On 29 Feb 2012, at 21:05, meekerdb wrote:
On 2/29/2012 10:59 AM, Bruno Marchal wrote:
Comp says the exact contrary: it makes matter and physical
processes not completely Turing emulable.
But it makes them enough TE so that you can yes to the doctor who
proposes to replace some part of your brain (which is made of
matter) with a Turing emulation of it?
The doctor does not need to emulate the "matter" of my brain. This is
completely not Turing *emulable*. It is only (apparently) Turing
simulable, that is emulable at some digital truncation of my brain.
Indeed matter is what emerges from the 1p indeterminacy on all more
fine grained computations reaching my current states in arithmetic/UD.
Ah, Quentin already said this. Let me copy his reply and your reply to
[Quentin] The turing emulation is not of the matter but of the
mind... Computationalism, is the theory that the mind is some sort
of information processor... the brain made of matter is just an
UTM... any UTM could do the job, the emulation is not of the brain
made of matter but of the consciousness.
[Brent]: But suppose I'm only replacing a small part of my brain.
There's on reason to suppose that part, by itself, is conscious.
OK. A priori. Assuming that part being rather small.
Consciousness is supposed to be realized by the computation that the
brain is doing.
But here we might have to be cautious. Natural language can fails to
describe what is going on. My consciousness is not really realized by
the computation made by the brain, it is only the content of my belief
(computer generated) as far as it corresponds to some truth. It is not
associated with any singular brain, but with the infinity of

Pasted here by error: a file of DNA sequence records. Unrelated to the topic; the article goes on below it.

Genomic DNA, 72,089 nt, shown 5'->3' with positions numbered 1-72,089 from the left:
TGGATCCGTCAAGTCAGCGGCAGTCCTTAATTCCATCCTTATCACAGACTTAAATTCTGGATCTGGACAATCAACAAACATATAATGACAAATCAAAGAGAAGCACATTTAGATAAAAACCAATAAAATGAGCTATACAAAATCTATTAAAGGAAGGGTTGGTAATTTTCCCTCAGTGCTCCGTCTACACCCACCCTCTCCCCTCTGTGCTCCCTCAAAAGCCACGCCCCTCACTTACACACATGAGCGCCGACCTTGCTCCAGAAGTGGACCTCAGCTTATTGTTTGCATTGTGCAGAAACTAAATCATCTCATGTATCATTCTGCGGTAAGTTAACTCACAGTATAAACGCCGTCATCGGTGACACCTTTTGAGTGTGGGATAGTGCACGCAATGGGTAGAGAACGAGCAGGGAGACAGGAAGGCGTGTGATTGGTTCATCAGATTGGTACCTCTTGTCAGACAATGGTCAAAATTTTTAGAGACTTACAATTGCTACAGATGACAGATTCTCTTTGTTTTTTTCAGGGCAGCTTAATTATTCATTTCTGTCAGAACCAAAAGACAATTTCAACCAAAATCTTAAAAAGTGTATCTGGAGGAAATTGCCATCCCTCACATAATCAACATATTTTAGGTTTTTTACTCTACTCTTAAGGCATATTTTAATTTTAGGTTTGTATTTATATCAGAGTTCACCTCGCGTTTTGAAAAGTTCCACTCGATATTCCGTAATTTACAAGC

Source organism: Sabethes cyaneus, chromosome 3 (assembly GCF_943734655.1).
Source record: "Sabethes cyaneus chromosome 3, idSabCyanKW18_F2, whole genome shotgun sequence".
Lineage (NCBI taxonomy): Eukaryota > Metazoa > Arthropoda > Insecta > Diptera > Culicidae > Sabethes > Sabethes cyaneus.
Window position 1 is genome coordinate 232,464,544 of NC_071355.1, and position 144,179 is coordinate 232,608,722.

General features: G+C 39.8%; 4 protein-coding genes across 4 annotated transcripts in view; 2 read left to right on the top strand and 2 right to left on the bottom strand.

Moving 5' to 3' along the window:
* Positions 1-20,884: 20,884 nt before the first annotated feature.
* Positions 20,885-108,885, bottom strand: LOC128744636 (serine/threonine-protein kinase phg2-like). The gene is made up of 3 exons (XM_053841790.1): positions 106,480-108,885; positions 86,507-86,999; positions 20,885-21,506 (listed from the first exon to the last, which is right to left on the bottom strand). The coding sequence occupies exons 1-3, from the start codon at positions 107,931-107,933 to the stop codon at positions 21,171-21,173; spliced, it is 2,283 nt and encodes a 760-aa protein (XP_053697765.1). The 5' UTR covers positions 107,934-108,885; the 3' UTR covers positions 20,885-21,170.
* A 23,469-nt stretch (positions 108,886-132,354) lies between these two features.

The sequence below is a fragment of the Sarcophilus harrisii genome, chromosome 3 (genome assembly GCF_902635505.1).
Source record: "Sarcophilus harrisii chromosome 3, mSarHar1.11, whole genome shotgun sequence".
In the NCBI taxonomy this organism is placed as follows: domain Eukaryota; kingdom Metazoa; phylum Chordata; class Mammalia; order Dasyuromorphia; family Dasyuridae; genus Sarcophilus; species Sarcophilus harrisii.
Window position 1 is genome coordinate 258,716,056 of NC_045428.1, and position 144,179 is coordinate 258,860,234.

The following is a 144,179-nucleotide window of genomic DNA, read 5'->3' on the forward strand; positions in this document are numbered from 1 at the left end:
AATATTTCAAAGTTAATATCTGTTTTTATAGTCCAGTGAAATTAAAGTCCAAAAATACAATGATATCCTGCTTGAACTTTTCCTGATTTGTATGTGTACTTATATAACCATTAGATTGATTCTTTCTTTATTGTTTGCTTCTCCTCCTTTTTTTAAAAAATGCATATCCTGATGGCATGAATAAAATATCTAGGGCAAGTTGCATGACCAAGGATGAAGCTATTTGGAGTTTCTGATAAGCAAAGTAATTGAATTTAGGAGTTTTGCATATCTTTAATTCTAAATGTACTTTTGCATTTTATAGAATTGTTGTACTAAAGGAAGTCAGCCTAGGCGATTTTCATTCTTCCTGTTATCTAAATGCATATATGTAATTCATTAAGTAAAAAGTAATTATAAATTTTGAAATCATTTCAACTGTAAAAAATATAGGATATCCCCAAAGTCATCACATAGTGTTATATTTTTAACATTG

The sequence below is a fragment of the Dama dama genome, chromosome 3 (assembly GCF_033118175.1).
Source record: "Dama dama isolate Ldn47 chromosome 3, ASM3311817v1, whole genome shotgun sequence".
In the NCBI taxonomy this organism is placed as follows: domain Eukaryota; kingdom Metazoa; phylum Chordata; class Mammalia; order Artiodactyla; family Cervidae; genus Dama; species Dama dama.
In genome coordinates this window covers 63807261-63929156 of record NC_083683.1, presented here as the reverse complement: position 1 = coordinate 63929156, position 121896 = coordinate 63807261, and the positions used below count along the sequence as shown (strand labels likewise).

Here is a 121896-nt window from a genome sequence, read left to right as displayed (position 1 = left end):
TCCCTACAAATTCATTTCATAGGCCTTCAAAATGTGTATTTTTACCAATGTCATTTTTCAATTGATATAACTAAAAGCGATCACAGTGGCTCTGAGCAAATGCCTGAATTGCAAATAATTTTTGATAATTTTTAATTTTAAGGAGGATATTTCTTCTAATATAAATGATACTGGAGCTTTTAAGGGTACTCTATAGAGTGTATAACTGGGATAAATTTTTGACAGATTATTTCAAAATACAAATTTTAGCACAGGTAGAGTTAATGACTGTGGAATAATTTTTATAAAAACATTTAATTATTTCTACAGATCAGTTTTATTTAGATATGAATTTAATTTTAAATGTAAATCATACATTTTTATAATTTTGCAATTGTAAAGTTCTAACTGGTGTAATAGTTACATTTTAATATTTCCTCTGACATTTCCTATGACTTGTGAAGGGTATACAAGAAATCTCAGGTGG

equivalent state reached by infinity of computations. The material
brain is a sort of first (plural) person moiré effect due to the
statistical interference of all those computations.
So the question becomes, at what level of fidelity must I emulate
that piece of brain I'm going to replace. One answer would be at
the lowest possible level, i.e. emulate the quarks and electrons and
vacuum field fluctuations, then I'll be sure to survive with
I am not sure you can ever be sure, but you might find a reasonable
level. Already with the actual physics, I am not sure you can get all
the vacuum field fluctuations, because there are infinities of them.
Given that the artifficial brain is digital, you will have to make a
truncation (unless you believe in a *locally* digital physics, but
this should not be possible with comp). In fact comp entails that
matter has no lowest level, if we want all decimals exact.
But that's emulating the matter of that piece of my brain, which
Bruno says is not completely emulable. If that can't be done, why
should I believe there is any level that I should say 'yes' to?
You should not believe in it 100% rationally. That's why you will need
some act of faith, and just hope you bet on the comp right level. If
comp is true, it cannot be entirely justified. It can only be refuted,
or hope for. You *can* believe in it, if you want extend your life, or
get a new brain expected to be better performing.
With the future first artificial brains, there will be bugs, and
objective reasons to be anxious. The first people with artificial
brain will complain on many things. They will say, I did survive, but
I feel something is different, it is very hard to sleep, and my dreams
seems more weird and a bit frightening. They will lose some biological
rythmic cycles related to the metabolism, they might suffer headache.
Worst, some people will say that they survive very well, but outsider
will disagree, because they will not behave normally, etc. Artificial
brains will be an evolving technology.
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